Lovin' you and your identity
It's funny how identity can sneak up and grab you by the throat and remind you who you are with the most innocuous of experiences.
In my case, it was shoes!
If you don't know, Canadians (of which I am) take off their shoes when they enter the house. Americans (of which I am surrounded) do not typically take off their shoes. One could argue that Canadians are constantly walking on snow and don't want to track treads of snow throughout the house. That would be a mess because there are actually summer – like days in Canada! One can also argue that walking in socks or bare feet deteriorates the carpet.
Either way, there seems to be a distinct cultural difference when it comes to shoes and wearing them! This cultural norm came to the forefront of my mind recently when we were lucky enough to have some friends visit from Canada. This picture captures how we can identify my friends as Canadians - the pile of shoes at the door.
When I noticed their discrete collection of shoes at the back door, I giggled out loud.
The shoes reminded me of the frustrations every Canadian experiences when they try to open the door and there are too many shoes piled up to enter without grunting some explicates!
Then I got to thinking - how do I manage the shoes now that I live in the States? A pile of shoes at our front door might look messy to an American (and entirely normal to a Canadian).
I didn't realize it until I paused to reflect on my Canadian identity - I still keep shoes at the front door but use a ladder to pile them up! I suppose this is me still being me, but in a way that is camouflaged to an American.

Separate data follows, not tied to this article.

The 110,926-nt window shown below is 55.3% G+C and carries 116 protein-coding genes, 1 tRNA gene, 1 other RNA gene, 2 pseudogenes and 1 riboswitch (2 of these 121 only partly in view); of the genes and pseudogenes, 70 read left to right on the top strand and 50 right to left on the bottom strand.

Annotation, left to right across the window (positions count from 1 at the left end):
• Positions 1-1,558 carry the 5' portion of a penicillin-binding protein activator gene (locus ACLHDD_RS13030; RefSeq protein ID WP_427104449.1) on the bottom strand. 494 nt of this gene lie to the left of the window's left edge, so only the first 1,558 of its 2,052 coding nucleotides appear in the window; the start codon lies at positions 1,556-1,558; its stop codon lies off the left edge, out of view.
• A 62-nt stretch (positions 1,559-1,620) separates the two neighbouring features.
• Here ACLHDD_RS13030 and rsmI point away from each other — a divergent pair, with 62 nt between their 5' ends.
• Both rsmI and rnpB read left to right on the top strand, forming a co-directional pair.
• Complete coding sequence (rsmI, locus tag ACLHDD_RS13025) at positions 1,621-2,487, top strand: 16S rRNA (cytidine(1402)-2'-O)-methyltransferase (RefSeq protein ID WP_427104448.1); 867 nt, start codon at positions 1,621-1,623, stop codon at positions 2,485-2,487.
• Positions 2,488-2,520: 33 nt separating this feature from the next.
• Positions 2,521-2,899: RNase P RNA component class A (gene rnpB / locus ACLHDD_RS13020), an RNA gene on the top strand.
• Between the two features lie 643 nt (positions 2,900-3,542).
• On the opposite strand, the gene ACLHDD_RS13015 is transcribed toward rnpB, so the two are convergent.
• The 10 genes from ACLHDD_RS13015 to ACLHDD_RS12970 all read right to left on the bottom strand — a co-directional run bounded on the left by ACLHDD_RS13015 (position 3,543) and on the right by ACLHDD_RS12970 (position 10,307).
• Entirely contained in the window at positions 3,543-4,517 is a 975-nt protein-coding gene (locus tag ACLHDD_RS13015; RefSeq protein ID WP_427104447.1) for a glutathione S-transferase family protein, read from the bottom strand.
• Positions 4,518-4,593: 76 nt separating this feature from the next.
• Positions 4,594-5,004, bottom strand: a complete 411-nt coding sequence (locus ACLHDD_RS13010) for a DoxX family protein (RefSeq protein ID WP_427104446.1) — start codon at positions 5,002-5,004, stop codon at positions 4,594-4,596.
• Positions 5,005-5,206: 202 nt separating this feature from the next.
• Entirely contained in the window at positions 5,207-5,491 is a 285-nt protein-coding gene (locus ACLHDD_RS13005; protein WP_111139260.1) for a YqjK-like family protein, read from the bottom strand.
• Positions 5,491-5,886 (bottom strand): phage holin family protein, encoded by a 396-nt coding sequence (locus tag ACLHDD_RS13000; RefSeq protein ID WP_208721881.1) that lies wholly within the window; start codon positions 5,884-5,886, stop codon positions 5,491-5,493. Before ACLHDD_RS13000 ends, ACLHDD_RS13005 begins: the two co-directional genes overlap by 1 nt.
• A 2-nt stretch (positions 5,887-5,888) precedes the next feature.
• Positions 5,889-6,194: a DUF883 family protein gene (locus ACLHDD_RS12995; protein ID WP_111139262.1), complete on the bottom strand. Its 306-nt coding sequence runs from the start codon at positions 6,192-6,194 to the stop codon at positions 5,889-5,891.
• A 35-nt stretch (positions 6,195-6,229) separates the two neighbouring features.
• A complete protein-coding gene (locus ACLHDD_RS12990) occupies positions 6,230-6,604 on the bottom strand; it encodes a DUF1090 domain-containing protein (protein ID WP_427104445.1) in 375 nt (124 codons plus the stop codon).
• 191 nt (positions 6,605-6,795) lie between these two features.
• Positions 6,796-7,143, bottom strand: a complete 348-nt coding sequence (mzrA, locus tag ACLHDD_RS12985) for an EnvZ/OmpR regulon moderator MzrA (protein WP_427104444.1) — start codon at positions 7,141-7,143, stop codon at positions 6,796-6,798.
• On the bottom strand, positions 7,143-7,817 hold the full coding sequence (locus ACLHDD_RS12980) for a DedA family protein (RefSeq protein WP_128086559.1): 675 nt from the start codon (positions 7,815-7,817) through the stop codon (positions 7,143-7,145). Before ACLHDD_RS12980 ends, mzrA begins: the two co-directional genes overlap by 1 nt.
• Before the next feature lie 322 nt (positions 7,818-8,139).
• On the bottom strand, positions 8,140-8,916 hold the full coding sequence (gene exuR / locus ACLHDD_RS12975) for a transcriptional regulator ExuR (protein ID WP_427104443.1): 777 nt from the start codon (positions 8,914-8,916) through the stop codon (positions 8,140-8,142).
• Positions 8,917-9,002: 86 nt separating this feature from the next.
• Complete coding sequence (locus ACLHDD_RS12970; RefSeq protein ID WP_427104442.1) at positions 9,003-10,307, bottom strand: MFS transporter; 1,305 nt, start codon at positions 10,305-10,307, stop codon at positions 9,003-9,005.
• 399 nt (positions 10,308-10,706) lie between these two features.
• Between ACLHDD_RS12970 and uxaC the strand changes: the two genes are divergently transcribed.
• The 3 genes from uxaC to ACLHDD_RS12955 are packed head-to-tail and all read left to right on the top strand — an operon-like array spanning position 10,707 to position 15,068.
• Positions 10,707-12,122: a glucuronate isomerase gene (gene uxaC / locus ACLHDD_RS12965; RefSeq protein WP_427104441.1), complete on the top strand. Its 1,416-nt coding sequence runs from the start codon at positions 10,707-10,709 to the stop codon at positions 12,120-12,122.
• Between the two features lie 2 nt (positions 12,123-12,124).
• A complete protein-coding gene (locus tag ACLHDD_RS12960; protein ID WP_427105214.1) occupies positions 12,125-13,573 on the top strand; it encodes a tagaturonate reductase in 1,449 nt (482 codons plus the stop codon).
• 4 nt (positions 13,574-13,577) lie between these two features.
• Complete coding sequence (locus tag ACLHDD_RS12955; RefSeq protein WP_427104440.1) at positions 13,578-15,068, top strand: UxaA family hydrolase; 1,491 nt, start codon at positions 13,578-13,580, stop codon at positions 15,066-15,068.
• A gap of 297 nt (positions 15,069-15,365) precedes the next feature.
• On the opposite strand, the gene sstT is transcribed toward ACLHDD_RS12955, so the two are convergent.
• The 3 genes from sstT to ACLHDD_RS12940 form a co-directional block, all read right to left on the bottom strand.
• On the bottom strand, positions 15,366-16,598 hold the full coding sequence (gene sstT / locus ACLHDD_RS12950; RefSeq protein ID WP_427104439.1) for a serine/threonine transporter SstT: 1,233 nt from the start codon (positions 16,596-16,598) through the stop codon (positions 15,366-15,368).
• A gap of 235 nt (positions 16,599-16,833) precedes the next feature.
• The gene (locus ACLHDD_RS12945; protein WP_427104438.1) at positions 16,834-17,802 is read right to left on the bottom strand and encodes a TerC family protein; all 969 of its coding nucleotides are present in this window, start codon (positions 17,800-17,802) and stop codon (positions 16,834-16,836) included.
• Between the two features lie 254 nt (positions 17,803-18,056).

My husband always teases me because I constantly pronounce and spell words in "Canadian".
I think I am adjusting, but maybe I'm just camouflaging my identity to fit in.
I suppose on some level, we all camouflage to fit, if not fit in.
When I think about me being me, and the people that I surround myself with, the real win comes when when I feel safe with them. The win does not come from their nationality, or where they leave (or don't leave) their shoes.
I own part of creating that safety.
I would define my feeling of safety as:
I am able to share what is on my mind and be heard
I am able to feel whatever I feel, without judgement
We have shared interests
We have shared values
I am equally interested in what the other person has to say
When I think of these friends that were visiting, they check off every bullet listed above. Lucky me!
What would you say defines your safety bubble? I'd love to hear - set up a time to chat with me. Kerri